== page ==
It is essential to keep in mind that wildlife does not need to be rescued unless it is in distress due to some form of direct human-wildlife conflict. For example, if an animal was injured due to territorial combat in a forest area, I don’t think that warrants an intervention involving rescue or treatment.

From my perspective, wildlife rescue and rehabilitation and everything I do comes from my experiences of witnessing countless human-wildlife conflict scenarios and arriving at the best potential outcome for wildlife and humans struggling to share their living space.

My backyard, the district of Pune and its surroundings, is home to a multitude of wild animals whose landscape has changed dramatically over the past decade. Growing urban development, changes in agricultural patterns and climate change have led to an increasing number of conflicting wildlife which are then rescued after being reported to the 24-hour emergency helpline. of my organization, the RESQ.

For example, when a leopard has fallen into an open well, I think it can be safely rescued and released quickly after a health check. A strategic plan involving a safe rescue followed by veterinary treatment and rehabilitation can result in faster release of wildlife, whether it is a member of a hyena caught in a hunting trap. or dozens of birds whose wings are injured while flying a kite. manja string of characters.

There are two questions I get asked often: “Don’t you get attached to the wildlife you are rehabilitating?” And “why are they so afraid of you? A wildlife rescuer or rehabilitator will keep minimal contact with wildlife and never bond with them the way people do with their pets. They understand that a wild animal that is reclusive or shows aggression towards them is a sign of successful rehabilitation. Their survival in the wild depends on their ability to fend for themselves and avoid human contact. Wildlife rehabilitation consists of keeping wildlife.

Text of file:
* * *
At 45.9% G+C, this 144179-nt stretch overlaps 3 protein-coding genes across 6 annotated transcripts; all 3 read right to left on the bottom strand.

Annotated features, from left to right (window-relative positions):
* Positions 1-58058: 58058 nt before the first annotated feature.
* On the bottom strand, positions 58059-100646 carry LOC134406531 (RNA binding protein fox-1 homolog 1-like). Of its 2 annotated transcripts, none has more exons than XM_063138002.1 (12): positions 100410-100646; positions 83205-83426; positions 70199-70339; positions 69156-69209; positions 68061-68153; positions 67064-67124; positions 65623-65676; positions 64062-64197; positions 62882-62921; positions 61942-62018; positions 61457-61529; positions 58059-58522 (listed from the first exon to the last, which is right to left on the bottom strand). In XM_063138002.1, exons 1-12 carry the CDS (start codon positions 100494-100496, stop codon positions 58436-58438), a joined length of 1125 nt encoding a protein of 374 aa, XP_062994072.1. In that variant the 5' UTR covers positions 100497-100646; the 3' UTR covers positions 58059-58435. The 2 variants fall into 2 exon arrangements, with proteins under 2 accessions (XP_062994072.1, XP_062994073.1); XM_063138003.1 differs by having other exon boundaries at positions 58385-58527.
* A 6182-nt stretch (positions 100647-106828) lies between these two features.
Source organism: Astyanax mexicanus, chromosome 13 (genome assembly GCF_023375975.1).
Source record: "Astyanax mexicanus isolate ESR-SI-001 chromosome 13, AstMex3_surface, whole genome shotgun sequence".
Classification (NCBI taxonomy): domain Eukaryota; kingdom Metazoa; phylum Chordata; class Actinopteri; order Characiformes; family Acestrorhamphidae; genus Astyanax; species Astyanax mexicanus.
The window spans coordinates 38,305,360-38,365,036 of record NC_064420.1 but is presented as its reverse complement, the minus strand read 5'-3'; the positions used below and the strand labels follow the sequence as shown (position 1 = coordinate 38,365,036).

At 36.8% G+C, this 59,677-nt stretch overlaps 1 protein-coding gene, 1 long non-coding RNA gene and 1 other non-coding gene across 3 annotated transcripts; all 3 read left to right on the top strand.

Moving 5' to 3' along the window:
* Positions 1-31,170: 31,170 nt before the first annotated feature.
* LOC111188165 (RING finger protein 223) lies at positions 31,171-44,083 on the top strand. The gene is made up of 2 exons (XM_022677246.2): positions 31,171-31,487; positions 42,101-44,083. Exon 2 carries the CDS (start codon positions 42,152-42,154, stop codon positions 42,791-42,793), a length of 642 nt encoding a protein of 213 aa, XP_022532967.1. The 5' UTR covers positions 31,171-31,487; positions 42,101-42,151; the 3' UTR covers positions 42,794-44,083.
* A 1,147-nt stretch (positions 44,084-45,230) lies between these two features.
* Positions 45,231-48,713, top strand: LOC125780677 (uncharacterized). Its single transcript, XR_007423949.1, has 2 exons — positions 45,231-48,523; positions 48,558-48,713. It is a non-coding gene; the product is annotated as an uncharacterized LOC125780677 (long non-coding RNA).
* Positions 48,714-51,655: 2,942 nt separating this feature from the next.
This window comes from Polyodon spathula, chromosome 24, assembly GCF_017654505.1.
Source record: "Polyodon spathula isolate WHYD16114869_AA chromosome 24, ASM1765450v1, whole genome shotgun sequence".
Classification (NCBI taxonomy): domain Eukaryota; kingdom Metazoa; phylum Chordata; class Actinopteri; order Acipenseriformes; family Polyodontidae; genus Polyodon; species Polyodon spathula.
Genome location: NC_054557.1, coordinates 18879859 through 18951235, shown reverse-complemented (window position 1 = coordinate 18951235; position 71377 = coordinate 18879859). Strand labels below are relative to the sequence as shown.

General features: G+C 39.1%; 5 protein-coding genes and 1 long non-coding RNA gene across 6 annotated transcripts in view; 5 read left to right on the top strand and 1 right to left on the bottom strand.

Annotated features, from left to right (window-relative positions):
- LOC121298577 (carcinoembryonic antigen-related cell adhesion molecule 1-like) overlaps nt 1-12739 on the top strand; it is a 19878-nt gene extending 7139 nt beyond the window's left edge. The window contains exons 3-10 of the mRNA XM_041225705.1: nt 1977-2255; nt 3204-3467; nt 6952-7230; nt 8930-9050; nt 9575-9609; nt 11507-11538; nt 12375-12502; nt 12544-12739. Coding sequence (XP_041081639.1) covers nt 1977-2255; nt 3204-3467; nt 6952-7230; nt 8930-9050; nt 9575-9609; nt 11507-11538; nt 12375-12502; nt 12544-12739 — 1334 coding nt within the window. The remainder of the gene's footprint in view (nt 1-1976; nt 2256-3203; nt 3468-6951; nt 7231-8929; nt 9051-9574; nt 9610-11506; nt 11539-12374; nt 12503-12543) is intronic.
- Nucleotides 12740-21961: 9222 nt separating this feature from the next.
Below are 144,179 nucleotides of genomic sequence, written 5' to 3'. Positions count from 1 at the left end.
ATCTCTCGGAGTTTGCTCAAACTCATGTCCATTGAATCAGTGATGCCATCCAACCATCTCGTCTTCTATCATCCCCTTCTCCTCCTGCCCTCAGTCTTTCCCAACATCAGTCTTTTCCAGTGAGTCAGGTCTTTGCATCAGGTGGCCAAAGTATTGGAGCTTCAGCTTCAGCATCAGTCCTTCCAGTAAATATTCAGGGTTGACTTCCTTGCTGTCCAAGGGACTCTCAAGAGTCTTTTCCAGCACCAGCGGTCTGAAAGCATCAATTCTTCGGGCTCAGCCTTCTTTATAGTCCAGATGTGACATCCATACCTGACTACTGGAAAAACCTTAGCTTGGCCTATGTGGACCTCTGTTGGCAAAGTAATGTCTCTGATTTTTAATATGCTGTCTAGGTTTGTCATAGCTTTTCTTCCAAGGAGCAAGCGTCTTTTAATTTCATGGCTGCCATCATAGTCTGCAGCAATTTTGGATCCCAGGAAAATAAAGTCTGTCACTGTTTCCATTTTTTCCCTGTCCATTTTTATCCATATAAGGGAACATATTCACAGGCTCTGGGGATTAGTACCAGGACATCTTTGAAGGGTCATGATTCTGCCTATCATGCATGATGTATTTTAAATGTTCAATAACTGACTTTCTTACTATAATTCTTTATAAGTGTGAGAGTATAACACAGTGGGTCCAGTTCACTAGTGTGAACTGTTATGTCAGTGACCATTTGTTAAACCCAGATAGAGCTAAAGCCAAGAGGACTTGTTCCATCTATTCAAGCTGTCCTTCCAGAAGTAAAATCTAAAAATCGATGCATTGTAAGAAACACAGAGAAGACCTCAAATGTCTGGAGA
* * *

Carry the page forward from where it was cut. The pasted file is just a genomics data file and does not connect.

Although the proportion of rehabilitated animals that survive, join wild populations, or successfully breed after being released is minimal or nonexistent, at present I believe there is a proactive need to rehabilitate and release. individual animals – better to have a second chance at survival than to spend their lives in captivity and clutter up an already collapsing departmental system.

Numero Uno, the Rust Spotted Cat, represents dozens of wild animals who are rescued daily – seized from wildlife trafficking, the illegal pet trade or caught in distress situations entrusted to them intentionally or not by humans. While some have no choice but to remain in captivity, many still have hope.

Rescued wild animals often come to us in critical conditions. Sadly, many do not survive – but life and death are contingencies; you learn to embrace both when it’s time. But if I can help them, my hope is to make sure they go through as little suffering as possible. At the end of the day, all life matters, cash is no barrier.


The author is the founder and chairman of RESQ Charitable Trust, Pune, a nonprofit organization that aims to minimize human-animal conflict and help animals in distress.


Read more: Two gaurs and a lesson in urban wildlife management


Banner image: Rust spotted cat. Photo courtesy of RESQ CT (Faune) Pune.